Chicago mom: I'm too paralyzed by fear to really live my life

 
 

By Kari Wagner

Member of the Chicago Parent Blog Network
 

I love me some Dolly Parton.

I mean, how can you not?

I liken people who don't like her to the same ones who kick kittens and steal suckers from toddlers.

So, when she posted a status update on Facebook - yes, I follow her, and YOU SHOULD TOO - it got me to thinking.

"I just love people who are bold enough to get out there and do what they do and do it without fear!"


I am not one of those bold people.

I never have been.

Since I was a little girl, I have always been fearful.


In third grade, I was so afraid of my teacher, I would vomit almost every morning before school.

In my defense, she was one of Satan's minions.


When I was a freshman, I became a "band manager" instead of marching in the award winning band.

Why?

I was afraid to go to band camp and be tortured by the upperclassmen.


College?

I didn't go right after high school.

Why?

I was afraid of sharing a room with someone I didn't know.


As an adult, I got into the competitive nursing school I was working toward for three years . . . then turned it down.

Why?

I was afraid of the rigorous schedule.


Now I know some of the above are "normal" fears, but "normal" people push through them.

Me? I let them hold me back.


Why?

Why can't I just be less immobilized by fear?

Why can't I just push forward and work through it?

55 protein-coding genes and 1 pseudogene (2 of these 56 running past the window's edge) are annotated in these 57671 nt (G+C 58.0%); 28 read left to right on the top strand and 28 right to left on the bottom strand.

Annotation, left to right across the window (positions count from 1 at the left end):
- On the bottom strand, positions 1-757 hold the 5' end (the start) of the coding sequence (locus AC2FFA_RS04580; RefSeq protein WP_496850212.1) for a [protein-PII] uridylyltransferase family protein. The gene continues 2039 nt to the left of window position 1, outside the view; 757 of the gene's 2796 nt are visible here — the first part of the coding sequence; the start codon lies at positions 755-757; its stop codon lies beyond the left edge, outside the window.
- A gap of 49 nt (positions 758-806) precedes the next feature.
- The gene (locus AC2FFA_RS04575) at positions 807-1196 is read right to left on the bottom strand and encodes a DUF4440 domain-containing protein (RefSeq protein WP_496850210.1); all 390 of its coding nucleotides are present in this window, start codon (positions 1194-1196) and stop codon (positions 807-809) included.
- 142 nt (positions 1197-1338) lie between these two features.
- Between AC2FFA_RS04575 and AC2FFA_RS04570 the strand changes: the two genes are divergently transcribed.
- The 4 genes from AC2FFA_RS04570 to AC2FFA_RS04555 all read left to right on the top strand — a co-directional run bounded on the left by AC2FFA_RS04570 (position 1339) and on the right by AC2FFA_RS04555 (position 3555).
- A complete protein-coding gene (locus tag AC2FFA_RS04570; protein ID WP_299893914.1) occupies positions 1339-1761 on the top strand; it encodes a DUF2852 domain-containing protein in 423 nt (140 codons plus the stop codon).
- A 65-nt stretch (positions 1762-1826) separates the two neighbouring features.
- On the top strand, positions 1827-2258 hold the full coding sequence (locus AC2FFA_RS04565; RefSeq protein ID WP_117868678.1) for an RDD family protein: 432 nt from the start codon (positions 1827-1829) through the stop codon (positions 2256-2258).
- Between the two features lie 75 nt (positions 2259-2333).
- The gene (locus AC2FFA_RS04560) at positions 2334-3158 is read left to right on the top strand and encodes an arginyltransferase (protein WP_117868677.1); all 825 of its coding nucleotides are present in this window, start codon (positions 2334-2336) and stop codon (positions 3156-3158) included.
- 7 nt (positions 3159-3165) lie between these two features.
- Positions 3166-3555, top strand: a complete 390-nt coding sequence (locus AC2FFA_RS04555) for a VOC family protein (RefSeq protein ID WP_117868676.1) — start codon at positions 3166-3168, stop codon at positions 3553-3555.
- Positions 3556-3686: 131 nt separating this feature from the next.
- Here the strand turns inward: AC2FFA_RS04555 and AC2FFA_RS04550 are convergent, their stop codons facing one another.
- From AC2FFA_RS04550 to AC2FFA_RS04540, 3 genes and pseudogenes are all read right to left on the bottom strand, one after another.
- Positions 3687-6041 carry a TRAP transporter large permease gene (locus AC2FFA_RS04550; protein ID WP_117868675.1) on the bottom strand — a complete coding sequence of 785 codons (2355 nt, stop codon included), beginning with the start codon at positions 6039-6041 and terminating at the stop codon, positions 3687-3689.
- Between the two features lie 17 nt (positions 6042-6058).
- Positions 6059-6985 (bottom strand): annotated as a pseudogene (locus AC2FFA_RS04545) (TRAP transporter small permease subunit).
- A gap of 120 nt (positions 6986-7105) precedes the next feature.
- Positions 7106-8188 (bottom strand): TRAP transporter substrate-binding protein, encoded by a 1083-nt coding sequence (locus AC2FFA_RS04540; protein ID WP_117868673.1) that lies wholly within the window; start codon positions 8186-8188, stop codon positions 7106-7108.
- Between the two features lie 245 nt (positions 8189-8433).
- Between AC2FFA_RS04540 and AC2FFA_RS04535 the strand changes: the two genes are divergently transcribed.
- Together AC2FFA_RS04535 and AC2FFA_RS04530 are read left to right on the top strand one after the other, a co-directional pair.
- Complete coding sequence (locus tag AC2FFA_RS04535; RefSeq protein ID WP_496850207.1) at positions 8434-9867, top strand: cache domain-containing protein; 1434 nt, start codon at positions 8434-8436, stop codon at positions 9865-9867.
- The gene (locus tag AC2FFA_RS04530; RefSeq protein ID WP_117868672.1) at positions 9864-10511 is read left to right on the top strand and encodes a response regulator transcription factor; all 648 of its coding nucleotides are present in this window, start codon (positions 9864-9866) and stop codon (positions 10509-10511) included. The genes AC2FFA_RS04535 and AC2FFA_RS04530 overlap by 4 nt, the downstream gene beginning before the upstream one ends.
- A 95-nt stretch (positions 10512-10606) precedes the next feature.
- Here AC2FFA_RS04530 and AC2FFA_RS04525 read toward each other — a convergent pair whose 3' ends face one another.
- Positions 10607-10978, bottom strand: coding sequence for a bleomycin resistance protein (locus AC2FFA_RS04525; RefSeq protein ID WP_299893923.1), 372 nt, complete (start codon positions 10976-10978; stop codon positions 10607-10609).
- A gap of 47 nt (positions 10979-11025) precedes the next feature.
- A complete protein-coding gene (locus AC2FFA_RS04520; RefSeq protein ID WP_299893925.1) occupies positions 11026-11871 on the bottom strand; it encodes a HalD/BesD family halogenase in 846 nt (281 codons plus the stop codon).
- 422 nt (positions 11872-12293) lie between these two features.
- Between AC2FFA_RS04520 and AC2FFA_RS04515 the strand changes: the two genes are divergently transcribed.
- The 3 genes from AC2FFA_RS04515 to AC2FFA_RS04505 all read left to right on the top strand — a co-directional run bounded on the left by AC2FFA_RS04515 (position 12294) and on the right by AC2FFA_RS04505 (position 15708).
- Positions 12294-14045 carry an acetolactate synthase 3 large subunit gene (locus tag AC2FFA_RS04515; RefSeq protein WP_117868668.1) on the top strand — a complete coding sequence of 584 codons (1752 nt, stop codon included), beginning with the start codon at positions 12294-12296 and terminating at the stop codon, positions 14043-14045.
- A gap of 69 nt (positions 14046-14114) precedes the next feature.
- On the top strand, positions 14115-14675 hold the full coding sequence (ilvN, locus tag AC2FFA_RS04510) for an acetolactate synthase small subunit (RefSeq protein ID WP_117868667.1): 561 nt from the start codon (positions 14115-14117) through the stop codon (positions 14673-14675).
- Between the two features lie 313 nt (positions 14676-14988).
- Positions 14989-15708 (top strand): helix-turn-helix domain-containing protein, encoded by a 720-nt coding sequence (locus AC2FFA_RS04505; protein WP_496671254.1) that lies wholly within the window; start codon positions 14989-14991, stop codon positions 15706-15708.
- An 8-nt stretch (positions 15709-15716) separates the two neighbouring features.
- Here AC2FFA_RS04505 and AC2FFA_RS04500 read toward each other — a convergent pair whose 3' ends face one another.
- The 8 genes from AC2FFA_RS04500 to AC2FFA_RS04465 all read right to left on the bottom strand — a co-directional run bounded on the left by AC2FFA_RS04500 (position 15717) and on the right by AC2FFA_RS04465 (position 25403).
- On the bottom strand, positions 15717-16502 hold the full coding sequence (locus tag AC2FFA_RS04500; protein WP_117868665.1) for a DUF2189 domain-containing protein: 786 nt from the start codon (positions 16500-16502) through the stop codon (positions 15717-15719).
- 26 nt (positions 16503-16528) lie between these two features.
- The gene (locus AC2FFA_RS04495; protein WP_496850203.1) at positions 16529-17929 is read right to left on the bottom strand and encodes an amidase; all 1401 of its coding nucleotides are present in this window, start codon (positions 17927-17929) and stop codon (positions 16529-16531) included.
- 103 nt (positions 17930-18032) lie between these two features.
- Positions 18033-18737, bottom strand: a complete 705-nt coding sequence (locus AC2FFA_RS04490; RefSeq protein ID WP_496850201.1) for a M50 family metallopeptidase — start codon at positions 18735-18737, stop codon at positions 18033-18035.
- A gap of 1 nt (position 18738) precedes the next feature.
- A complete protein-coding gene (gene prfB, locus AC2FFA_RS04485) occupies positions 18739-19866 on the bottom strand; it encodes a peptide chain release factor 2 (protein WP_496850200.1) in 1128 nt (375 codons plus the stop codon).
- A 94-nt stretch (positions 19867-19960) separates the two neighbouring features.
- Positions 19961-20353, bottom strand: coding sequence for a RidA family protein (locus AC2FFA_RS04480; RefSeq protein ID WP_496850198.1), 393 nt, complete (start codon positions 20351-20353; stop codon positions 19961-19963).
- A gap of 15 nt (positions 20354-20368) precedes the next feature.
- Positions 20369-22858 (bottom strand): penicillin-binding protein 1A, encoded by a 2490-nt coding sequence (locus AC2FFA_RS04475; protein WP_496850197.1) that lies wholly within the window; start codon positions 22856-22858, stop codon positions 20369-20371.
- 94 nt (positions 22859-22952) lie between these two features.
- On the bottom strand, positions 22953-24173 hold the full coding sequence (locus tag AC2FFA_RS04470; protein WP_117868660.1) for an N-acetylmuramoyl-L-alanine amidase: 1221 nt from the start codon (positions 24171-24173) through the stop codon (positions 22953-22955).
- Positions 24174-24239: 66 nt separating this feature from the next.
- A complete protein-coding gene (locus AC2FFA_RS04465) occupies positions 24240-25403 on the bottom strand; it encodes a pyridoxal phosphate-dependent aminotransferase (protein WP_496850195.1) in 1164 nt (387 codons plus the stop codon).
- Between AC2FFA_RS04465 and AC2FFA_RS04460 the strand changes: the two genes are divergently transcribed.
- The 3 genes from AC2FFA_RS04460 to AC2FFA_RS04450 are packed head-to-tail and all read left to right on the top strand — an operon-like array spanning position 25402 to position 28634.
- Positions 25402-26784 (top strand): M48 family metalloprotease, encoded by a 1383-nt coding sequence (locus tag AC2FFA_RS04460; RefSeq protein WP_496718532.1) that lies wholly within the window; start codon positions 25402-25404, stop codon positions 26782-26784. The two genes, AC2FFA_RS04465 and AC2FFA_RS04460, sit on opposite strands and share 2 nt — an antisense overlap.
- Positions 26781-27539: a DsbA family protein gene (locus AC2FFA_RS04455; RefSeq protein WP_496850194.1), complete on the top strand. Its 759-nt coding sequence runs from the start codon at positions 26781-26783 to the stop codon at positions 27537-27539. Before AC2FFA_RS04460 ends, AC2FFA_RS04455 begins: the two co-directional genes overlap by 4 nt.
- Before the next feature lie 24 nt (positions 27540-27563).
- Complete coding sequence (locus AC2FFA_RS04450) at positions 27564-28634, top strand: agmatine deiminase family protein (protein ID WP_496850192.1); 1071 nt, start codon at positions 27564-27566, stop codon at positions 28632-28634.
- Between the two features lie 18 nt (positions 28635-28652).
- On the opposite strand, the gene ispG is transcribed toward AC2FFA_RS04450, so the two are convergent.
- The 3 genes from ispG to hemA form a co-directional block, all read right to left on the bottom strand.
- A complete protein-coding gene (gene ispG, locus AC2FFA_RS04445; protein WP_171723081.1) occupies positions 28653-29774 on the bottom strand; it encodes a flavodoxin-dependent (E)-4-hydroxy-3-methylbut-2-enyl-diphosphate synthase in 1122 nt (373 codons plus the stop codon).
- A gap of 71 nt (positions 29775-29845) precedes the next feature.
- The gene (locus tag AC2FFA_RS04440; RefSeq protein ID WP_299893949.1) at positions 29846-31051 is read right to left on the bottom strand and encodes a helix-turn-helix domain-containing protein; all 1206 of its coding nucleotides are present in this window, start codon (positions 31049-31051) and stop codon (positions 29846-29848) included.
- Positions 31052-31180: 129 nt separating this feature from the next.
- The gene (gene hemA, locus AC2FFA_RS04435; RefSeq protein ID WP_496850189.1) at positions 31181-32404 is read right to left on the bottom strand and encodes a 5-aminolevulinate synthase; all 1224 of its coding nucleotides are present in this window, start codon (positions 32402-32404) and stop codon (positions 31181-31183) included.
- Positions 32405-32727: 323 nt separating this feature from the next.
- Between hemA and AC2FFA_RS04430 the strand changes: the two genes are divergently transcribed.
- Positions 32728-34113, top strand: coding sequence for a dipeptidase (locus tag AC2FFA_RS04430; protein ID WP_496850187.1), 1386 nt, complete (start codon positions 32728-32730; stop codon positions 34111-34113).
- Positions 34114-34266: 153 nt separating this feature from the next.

I love to write, but I don't value myself or my writing.

One of my dear friends told me this the other day.

It's true.

I don't.

I make sure to correct anyone who calls me a writer.

No, I am a blogger, I say.

I don't write in complete sentences and my grammar isn't good enough, therefore, I am not a writer.

Because this apparently is the scale for being a writer in my fear-riddled brain.


When I was back in my hometown last weekend, I ran into an old teacher whom I hadn't seen in 30 years.

She asked what I did for a living.

I blurted out STAY-AT-HOME MOM.

And while I am a stay-at-home mom and love that I am able to be, why wasn't my first reaction to say, " I am a writer, Mrs. Roberts. That is what I do."

Fear.

Afraid that if I say I am a writer, I will have to actually live up to that?

That I will have to value myself a little more?


Someday I hope to be one of those "bold" people.


But first I have to get out of the fetal position.

 
 







 
 
 
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